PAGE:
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August 1, 2000
Intelligence reports say Hizbul under pressure from Pak
Josy Joseph in New Delhi
The Hizbul Mujahideen, which declared a three-month cease-fire in Kashmir, is under pressure from Pakistan to scuttle proposed talks with New Delhi on Kashmir, Indian intelligence sources said.
The sources said hectic political and Pakistani intelligence agents' efforts are on in Pakistan and in India to ensure that the Hizbul falls in line with Islamabad's agenda.
Hizbul supremo Syed Salahuddin is under virtual house arrest and the Pakistan government is exerting pressure on him by to withdraw the cease-fire, the sources said.
In fact, it is this pressure that forced Salahuddin to name Ghulam Ali, Mushtaq Gillani and Mohammed Ali as nominees for talks with India. The sources said that these expatriate Kashmiris are known to favour the Pakistan line on Kashmir.
Sources said Salahuddin's residential telephones have gone dead from Monday and Inter-Services Intelligence sleuths are believed to have surrounded his residence.
However, there was no independent confirmation of this.
The Pakistani establishment is peeved about the Hizbul offer, and without earning international wrath it is trying to scuttle it, intelligence analyses here suggest.
On the one hand, Pakistan is holding Salahuddin under house arrest, while on the other hand it is exerting pressure on the All-Parties Hurriyat Conference leadership to reject the cease-fire offer.
The sources pointed out that the Pakistan High Commission in New Delhi is in touch with the APHC leaders, who will ultimately lend political legitimacy to the talks.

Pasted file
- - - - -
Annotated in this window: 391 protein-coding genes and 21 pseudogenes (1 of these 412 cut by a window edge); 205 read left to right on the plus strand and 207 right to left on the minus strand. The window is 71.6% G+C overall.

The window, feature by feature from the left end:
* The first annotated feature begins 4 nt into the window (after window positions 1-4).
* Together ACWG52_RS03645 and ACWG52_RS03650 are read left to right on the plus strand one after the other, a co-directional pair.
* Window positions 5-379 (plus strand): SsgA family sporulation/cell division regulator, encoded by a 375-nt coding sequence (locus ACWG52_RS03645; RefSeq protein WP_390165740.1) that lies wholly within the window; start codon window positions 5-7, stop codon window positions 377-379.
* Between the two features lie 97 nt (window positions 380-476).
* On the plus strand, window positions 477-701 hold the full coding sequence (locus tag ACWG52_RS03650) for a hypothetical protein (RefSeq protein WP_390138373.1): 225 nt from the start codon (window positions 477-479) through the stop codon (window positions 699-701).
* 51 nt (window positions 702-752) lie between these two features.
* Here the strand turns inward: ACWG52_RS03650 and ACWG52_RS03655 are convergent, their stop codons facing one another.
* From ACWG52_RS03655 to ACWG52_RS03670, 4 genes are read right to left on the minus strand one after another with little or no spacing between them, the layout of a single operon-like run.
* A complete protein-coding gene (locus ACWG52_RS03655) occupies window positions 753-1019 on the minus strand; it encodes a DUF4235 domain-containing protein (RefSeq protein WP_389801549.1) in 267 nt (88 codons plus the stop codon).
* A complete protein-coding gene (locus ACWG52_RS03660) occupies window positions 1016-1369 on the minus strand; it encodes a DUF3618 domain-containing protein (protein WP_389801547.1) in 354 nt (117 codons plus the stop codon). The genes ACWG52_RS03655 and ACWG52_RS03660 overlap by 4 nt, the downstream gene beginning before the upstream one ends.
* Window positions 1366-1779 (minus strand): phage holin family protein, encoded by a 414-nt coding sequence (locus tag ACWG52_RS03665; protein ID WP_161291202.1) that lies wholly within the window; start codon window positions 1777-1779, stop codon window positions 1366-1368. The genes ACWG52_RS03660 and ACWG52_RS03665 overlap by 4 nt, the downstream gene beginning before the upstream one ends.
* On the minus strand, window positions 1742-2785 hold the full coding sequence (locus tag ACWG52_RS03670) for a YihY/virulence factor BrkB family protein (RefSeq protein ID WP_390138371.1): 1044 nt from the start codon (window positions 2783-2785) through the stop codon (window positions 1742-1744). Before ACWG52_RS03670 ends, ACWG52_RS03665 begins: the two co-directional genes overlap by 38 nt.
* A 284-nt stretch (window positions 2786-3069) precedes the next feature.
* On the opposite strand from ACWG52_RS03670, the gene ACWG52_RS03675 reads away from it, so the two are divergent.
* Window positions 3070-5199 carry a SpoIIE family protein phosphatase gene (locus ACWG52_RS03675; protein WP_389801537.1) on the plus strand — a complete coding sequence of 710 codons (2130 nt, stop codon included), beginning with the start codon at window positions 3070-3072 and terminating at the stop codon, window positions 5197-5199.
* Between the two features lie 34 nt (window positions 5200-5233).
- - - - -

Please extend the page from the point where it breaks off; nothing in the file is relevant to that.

However, there are differences within the APHC over the cease-fire.
Former APHC chairperson Mirwaiz Umer Farooq, who had supported the cease-fire, has left India for the Gulf. In his absence, more APHC members are turning hostile to the cease-fire offer, the sources revealed. And this is "due to active Pakistan pressure", the sources said.
Intelligence reports from the Kashmir valley pointed out that terrorist groups, other than the Hizbul, would step up attacks in the valley. Intelligence agencies have intercepted messages showing that the ISI has instructed these groups to step up attacks.
"The army and other forces will not let the guard down. We are aware that the other groups are planning to scuttle the cease-fire," said a senior army official in New Delhi.
As security forces continue to maintain a vigil and the army top brass discusses the modalities of a cease-fire, the Indian Government is concerned whether dialogue will be possible with the present three Hizbul nominees.
"There are very slim chances of talking to the three nominees," a senior intelligence agency official said. However, at the same time, the government is not expected to reject the names. The Union Cabinet is to discuss the cease-fire offer in the capital on Tuesday.
To save the cease-fire from collapse, the Indian side is working overtime to get Abdul Majid Dhar, chief commander of the Hizbul in Jammu and Kashmir, to come forward with a team acceptable to India.
Hizbul commanders in the valley, who met on Monday, had announced Fazil-ul Haq Qureshi as their nominee, to work out modalities for the cease-fire.
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